Residents turned to local media for reliable coverage
In the days after the arrest of the surviving Marathon bombing suspect, Massachusetts residents expressed a strongly positive impression of law enforcement and give their stamp of approve to the overall response to the attack. Ninety-one percent of respondents approved of the decision to lock down parts of the Greater Boston area while the second bombing suspect was at large on Friday, April 19, and 86 percent have a favorable opinion of the Massachusetts State Police.
In the wake of the bombings, the public expressed more concern about public safety than the potential for restrictions on civil liberties. Nearly half (48 percent) said they are more concerned the government will not go far enough to investigate and prevent terrorism while 36 percent were more concerned civil liberties could be infringed. This is the opposite of a recent Washington Post poll, which showed more concern over civil liberties at the national level.
While more (51 percent) thought the government should not place restrictions on the media during a crisis in order to prevent misinformation, a considerable minority (42 percent) favored such restrictions.
“Many are willing to give the government more leeway in future crises, even if it means giving up some civil liberties or temporarily curtailing press freedoms,” said Steve Koczela, President of The MassINC Polling Group.
Television is most frequently used source
Nearly three-quarters (72 percent) of respondents followed the Marathon bombings and their aftermath “very closely”, and another 24 percent somewhat closely. Television was the most common source of information, with 72 percent tuning in to local channels “frequently”, followed by national television at 69 percent (see attached tables). Fewer made frequent use of print media outlets, with 20 to 40 percent saying the frequently used the various print publications. On average, residents said they frequently used 4.2 of the 11 information sources listed in the poll.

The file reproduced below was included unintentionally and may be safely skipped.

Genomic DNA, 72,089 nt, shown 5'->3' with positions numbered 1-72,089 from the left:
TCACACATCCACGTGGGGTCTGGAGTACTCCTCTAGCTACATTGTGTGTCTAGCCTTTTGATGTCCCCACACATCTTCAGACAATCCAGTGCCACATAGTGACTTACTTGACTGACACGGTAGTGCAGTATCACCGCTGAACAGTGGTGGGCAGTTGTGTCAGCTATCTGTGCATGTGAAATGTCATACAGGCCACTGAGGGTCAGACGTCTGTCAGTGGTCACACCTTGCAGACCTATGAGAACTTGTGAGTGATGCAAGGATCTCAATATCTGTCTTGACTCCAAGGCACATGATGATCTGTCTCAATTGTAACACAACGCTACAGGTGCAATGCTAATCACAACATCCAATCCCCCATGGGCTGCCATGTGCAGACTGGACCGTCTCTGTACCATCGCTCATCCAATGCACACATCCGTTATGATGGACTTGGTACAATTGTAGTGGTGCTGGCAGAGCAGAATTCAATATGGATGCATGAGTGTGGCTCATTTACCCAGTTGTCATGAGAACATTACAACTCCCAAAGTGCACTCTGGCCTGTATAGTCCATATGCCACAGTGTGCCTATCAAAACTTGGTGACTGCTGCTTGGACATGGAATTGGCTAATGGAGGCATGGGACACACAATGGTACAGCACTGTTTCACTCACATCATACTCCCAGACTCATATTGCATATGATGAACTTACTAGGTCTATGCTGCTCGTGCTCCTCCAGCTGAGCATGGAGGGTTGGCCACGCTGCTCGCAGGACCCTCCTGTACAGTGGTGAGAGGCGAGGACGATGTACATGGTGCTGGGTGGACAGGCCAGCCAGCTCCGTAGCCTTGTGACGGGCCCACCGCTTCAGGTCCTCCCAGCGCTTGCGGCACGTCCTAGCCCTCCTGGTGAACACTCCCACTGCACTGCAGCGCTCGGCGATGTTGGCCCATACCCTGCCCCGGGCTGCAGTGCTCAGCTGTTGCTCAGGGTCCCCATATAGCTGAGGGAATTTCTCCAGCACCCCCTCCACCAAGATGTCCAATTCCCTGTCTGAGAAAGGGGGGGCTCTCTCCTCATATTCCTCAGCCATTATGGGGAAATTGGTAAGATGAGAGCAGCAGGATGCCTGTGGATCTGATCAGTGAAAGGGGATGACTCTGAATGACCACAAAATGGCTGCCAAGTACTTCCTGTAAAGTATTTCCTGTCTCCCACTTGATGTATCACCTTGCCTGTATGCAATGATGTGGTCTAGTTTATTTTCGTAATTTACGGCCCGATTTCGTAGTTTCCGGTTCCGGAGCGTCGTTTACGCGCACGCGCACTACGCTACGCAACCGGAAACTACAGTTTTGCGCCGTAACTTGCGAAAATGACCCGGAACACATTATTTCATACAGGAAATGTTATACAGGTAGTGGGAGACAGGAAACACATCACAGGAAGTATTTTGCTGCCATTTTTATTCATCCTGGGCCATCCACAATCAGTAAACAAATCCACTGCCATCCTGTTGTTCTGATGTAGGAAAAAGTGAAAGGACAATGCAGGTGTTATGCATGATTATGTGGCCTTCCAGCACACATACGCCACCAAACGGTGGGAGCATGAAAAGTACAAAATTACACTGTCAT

“Gone are the days of waiting for the evening news, or even tuning into one source of twenty four hour news,” Koczela said. “Residents are flipping channels as events are unfolding, digging for information from various sources on their phones, tablets, and computers to build their understanding of what is occurring.”
Local media is most trusted
Even as residents mined far-flung sources of information, local media sources were seen as most reliable overall. The poll explored which information sources were trusted by those who used each one. Local media sources accounted for 5 of the 6 most trusted information sources, with live police scanner traffic rounding out the top six. The Boston Globe received the highest mark of any media organization, with 47 percent of Globe readers saying they found it “very reliable” during the period and another 39 percent saying “somewhat reliable” (see tables). Local radio (44 percent very reliable), local TV (42 percent), Boston.com (40 percent), and the Boston Herald (40 percent) all edged out the national news outlets included in the poll. While some differences were small, the grouping of the local outlets at the top of the list demonstrates the unique role local media played during this crisis.
Police scanners little used, trusted by those who tune in
Fourteen percent of residents said they frequently tuned into live streaming police scanner traffic, and another 16 percent did so infrequently. Among those who listened in, 49 percent said they found the information “very reliable”. Public and media reliance on the raw, unedited conversations that take place over police scanners has been the subject of some controversy since the bombings.